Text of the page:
Using KNX it is possible to build a flexible way to control lights and shutters of a house. This will give a short exemplary overview what is necessary to build and program such a system.
To build a working KNX system you need at least a power supply with a choke, an actuator, a touch sensor and a way to program it, e.g. using the Wiregate computer and a USB-KNX interface. Then you can extend this system using further actuators and touch sensors.
In this example a lot of MDT devices are used because they are cheap and flexible. But you can also choose from a broad variety of manufacturers because the KNX standard makes the devices compatible to each other. Here is an example list:
Power supply e.g. from Eibmarkt
Switch actuator for switching lights, e.g. MDT AKK-1616.02 for 16 lights.
Touch sensors e.g. from Berker.
Computer for programming the KNX system and for performing time dependent tasks. E.g. the Wiregate computer with a USB-KNX interface.
Windows PC with ETS software. It is needed to assign addresses and actions to the KNX devices. You can get the Lite version (which supports up to 20 KNX devices in each project) for free by completing the ETS eCampus online course.
That’s all what is needed to build a very small but working KNX network. Just connect the power supply, switch actuator and touch sensors to each other as documented and as you have learned in the ETS eCampus online course. Then connect the Windows PC and the Wiregate computer to the same network. Start the ETS and connect it to the Wiregate. Load the MDT and Berker product databases into the ETS software so that it knows which parameters your devices support.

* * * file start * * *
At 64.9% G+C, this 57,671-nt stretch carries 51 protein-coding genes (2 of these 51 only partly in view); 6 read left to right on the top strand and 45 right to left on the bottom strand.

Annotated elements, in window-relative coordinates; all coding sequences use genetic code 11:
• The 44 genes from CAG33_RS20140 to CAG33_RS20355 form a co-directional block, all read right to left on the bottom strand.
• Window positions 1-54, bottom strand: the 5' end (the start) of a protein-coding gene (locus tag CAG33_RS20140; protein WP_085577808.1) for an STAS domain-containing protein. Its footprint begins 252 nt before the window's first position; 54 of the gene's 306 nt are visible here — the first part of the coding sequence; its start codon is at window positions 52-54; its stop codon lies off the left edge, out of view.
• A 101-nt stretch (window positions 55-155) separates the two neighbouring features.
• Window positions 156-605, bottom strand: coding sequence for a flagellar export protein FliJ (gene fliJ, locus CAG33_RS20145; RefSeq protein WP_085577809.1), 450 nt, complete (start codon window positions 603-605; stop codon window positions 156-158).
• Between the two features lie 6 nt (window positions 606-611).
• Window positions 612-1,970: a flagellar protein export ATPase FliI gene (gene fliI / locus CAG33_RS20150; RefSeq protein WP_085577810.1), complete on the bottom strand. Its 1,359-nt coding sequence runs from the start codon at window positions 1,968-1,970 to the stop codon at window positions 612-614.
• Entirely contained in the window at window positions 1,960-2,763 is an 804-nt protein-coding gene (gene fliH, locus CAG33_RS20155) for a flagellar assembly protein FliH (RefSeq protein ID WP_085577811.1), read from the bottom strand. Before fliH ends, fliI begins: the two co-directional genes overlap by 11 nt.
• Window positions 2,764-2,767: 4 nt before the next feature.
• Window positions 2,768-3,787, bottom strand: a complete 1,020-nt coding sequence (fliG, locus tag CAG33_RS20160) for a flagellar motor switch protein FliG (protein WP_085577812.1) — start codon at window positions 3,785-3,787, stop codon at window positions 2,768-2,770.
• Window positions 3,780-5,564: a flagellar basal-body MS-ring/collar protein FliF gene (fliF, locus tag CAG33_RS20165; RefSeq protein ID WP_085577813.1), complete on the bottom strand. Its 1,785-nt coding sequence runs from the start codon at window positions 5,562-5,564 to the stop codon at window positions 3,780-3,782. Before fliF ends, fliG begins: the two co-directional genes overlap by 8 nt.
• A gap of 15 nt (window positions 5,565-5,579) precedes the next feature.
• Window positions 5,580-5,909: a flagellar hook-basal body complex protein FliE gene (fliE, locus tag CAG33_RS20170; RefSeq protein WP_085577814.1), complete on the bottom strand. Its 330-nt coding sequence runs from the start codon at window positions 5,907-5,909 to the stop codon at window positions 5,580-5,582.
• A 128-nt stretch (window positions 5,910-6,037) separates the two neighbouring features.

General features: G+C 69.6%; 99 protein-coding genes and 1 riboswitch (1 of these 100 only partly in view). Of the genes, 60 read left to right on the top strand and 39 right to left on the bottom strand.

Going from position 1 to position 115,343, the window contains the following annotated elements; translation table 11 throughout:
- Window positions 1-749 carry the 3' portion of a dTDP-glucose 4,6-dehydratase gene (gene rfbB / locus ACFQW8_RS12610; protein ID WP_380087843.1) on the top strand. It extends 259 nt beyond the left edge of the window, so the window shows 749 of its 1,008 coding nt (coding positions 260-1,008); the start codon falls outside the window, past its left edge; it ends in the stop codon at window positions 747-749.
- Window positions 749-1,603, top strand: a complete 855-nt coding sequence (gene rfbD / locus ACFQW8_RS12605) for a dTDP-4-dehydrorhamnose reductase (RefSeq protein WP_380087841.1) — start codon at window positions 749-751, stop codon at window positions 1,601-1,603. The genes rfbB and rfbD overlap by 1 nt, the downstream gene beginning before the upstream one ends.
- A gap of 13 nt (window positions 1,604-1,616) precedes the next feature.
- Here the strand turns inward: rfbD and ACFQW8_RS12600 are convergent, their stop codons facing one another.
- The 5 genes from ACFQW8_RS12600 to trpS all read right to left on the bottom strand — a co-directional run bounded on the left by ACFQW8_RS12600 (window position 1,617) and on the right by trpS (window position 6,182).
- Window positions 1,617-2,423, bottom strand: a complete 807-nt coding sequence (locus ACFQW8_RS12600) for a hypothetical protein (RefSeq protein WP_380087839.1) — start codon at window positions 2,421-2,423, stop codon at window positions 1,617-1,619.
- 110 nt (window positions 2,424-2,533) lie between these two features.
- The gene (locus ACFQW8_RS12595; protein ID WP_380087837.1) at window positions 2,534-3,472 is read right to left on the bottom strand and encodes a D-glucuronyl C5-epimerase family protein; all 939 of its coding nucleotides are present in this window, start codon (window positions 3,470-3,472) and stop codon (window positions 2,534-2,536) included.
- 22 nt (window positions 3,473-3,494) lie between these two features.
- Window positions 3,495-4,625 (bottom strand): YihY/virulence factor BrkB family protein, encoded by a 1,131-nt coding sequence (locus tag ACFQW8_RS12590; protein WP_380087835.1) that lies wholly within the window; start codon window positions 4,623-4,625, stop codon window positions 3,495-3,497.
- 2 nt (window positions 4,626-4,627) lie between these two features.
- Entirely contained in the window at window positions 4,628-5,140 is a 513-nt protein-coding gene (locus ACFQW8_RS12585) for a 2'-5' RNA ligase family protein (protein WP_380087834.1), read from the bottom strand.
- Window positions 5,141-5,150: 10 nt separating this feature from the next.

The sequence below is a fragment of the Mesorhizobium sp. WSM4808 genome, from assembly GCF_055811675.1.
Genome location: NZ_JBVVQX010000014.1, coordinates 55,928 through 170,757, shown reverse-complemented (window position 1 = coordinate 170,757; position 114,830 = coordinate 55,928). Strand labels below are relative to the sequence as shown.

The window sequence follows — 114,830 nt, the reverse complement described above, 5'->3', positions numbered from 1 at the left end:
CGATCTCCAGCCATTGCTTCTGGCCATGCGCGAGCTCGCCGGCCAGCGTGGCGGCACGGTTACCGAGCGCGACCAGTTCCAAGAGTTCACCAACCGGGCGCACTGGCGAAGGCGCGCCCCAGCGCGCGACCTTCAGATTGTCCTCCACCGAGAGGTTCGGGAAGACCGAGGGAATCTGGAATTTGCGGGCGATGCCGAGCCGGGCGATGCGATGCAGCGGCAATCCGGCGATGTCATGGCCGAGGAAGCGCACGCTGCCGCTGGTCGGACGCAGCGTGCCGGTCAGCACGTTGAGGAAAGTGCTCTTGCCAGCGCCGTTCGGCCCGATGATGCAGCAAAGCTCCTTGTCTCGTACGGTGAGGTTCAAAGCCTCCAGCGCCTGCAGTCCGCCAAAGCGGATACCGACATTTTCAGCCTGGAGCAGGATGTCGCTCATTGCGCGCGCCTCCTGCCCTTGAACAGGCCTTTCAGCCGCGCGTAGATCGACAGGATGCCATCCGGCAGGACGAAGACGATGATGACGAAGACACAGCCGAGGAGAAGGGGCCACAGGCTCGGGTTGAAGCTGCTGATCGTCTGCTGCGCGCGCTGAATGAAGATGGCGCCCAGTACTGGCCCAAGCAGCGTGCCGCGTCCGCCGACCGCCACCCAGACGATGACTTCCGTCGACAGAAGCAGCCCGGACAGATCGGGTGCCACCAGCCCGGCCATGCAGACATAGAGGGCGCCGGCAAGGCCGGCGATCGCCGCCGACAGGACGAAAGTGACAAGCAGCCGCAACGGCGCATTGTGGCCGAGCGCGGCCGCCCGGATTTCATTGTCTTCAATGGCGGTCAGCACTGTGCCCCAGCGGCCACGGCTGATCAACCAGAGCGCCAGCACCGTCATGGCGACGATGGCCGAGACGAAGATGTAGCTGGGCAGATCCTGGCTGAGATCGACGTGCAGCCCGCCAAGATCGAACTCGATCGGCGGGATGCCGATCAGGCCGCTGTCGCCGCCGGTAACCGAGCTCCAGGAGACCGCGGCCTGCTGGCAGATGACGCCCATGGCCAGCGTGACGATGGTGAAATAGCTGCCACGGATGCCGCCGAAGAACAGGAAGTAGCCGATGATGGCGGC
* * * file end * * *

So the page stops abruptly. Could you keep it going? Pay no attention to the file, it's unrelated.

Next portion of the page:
Then assign addresses to your devices and configure them to communicate with each other. Everything you need to know was explained in the ETS eCampus online course. I will provide some screenshots here later.
When you tap one of the touch sensors, it will send a group address onto the KNX bus. The switch actuator will listen to that group address and switch the light on or off. That means after everything has been programmed, no computer is necessary for these simple tasks. Only for more complex tasks like turning the lights off or on at a certain time you need a computer. The Wiregate computer makes it easy to build your own automation solutions by providing a web interface that allows you to create small Perl scripts that react on group addresses or that are automatically started at a regular interval.